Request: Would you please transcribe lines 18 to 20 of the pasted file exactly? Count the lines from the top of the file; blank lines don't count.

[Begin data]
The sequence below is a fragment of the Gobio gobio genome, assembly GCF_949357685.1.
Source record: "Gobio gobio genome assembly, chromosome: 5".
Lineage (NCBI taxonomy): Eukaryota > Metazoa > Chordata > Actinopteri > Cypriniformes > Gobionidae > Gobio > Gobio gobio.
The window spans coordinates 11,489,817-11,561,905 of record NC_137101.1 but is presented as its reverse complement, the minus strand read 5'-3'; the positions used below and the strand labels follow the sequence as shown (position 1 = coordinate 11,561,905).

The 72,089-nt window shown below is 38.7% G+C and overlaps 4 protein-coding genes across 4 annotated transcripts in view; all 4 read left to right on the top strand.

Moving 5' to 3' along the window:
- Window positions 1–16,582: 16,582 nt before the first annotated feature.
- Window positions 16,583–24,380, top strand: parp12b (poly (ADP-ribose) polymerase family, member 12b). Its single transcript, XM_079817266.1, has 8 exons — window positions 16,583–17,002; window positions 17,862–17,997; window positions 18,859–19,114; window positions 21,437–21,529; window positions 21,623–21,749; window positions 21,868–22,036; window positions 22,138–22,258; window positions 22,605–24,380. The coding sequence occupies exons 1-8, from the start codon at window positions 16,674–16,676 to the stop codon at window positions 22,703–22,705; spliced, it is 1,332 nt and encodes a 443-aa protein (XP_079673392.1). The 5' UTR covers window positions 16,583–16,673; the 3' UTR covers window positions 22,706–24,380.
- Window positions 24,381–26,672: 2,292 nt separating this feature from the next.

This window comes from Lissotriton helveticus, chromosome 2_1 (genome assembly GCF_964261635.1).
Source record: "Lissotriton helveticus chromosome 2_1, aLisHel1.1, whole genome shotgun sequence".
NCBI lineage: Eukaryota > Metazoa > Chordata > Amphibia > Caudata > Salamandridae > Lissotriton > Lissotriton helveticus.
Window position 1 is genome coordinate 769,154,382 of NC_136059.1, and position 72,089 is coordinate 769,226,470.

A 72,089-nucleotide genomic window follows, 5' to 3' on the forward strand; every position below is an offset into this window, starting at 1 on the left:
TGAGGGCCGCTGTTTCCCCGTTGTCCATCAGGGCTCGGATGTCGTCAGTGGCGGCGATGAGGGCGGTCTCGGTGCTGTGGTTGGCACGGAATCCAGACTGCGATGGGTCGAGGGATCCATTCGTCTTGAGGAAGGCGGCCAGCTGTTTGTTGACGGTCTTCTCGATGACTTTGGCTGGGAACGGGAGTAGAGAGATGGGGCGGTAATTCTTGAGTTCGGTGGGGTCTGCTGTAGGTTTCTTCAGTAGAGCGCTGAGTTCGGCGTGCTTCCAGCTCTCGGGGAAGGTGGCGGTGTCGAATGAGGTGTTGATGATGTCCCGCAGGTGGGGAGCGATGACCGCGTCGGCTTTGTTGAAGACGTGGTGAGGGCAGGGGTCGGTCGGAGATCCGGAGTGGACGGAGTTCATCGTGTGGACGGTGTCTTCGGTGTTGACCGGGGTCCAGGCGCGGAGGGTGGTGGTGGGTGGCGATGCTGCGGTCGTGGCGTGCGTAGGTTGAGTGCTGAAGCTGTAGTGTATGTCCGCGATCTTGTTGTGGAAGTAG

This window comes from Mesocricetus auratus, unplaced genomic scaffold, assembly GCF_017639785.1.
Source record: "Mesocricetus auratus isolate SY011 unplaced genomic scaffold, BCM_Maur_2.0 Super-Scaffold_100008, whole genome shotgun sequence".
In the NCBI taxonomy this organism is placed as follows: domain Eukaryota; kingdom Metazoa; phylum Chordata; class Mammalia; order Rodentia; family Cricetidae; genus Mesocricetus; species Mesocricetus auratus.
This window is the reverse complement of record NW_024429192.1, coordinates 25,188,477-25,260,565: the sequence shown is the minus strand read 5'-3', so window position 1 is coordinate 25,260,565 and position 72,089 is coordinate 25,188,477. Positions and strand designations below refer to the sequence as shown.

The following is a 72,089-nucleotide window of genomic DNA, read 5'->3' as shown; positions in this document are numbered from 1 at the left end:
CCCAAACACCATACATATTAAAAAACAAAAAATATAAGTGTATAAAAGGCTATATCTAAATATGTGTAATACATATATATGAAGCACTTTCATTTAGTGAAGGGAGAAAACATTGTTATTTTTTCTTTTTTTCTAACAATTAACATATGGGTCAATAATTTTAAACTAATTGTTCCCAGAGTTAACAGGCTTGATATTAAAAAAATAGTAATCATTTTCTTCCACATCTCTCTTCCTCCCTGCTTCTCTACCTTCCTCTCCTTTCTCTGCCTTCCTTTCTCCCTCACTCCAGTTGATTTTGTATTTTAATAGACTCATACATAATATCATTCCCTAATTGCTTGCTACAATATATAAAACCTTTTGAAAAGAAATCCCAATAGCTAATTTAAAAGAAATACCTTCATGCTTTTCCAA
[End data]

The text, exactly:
In the NCBI taxonomy this organism is placed as follows: domain Eukaryota; kingdom Metazoa; phylum Chordata; class Mammalia; order Rodentia; family Cricetidae; genus Mesocricetus; species Mesocricetus auratus.
This window is the reverse complement of record NW_024429192.1, coordinates 25,188,477-25,260,565: the sequence shown is the minus strand read 5'-3', so window position 1 is coordinate 25,260,565 and position 72,089 is coordinate 25,188,477. Positions and strand designations below refer to the sequence as shown.

The following is a 72,089-nucleotide window of genomic DNA, read 5'->3' as shown; positions in this document are numbered from 1 at the left end: